The book of acts tells the story of how Stephen was tried by the Sanhedrin for blasphemy and speaking against the temple and the Law (see also Antinomianism). He was stoned to death (c. A.D. 34–35) by an infuriated mob encouraged by Saul of Tarsus, the future St. Paul "And Saul entirely approved of putting him to death". Stephen's final speech was presented as accusing the Jews of persecuting prophets who spoke out against their sins:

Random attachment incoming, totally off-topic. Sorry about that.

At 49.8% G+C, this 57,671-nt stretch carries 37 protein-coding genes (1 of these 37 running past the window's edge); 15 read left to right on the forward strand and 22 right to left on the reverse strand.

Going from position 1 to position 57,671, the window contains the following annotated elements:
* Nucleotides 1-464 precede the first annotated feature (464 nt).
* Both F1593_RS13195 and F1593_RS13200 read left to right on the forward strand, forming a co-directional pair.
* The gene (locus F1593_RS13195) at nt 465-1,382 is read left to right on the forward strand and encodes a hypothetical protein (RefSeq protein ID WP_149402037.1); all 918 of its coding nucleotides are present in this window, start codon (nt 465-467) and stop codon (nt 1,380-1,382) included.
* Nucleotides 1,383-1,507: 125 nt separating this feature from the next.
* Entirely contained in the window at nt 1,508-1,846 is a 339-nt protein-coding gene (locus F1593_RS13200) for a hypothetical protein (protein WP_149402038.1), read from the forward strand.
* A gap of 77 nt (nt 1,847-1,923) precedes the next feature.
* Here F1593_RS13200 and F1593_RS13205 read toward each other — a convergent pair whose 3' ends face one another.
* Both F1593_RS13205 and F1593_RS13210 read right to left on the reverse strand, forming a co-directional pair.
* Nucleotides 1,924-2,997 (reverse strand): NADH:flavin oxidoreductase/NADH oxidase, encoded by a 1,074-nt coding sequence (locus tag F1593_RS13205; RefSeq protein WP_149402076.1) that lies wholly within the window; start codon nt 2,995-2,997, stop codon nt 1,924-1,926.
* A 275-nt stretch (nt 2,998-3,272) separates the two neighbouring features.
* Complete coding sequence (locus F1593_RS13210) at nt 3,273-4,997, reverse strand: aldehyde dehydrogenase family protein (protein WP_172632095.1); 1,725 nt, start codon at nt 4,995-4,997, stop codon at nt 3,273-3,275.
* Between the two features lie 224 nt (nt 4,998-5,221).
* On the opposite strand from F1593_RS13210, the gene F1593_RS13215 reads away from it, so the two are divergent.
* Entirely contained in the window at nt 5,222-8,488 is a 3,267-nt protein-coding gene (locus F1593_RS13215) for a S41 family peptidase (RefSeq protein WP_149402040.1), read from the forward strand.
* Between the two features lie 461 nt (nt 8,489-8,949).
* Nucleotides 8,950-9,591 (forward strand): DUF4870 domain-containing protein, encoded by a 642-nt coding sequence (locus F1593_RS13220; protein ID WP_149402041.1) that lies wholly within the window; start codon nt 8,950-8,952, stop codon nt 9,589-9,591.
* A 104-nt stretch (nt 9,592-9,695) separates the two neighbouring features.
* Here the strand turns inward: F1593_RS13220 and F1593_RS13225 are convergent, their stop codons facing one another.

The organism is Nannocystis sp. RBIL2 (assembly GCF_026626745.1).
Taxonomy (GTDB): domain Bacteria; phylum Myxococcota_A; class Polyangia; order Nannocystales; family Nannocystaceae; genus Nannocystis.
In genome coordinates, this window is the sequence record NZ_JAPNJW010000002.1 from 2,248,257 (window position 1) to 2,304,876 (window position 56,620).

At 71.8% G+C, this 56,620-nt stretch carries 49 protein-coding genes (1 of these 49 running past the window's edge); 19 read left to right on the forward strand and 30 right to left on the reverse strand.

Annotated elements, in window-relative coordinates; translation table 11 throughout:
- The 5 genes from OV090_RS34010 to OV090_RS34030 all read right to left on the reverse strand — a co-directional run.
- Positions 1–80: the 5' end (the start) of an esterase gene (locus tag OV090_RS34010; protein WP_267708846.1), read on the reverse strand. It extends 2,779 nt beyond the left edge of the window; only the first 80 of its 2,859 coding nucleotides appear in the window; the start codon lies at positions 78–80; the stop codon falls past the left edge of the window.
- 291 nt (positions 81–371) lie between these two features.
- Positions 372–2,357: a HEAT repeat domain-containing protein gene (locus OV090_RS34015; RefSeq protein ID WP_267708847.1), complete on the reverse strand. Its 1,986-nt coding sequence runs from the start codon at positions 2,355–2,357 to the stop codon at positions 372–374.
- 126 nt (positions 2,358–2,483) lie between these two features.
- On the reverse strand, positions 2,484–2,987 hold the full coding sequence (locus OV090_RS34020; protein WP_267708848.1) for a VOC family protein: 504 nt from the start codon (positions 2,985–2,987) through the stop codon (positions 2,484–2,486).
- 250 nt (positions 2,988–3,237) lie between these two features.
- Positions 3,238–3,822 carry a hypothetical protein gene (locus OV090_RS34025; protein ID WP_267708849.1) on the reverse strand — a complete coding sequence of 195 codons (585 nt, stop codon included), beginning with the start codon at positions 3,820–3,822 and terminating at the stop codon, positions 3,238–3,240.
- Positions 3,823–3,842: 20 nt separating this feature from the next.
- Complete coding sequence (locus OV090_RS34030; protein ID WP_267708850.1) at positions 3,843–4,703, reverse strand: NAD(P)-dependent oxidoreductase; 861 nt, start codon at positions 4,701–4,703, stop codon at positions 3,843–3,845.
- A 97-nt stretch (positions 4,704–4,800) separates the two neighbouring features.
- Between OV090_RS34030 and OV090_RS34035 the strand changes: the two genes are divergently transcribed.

- '"Which one of the Prophets did your fathers not persecute, and they killed the ones who prophesied the coming of the Just One, of whom now, too, you have become betrayers and murderers."
Saint Stephen's name is simply derived from the Greek Stephanos, meaning "crown", which translated into aramaic as Kelil. Traditionally, Saint Stephen is invested with a crown of martyrdom for Christianity; he is often depicted in art with three stones and the martyrs' palm. In Eastern Christian iconography, he is shown as a young beardless man with a tonsure, wearing a deacon's vestments, and often holding a miniature church building or a censer.
Graphic: Byzantine icon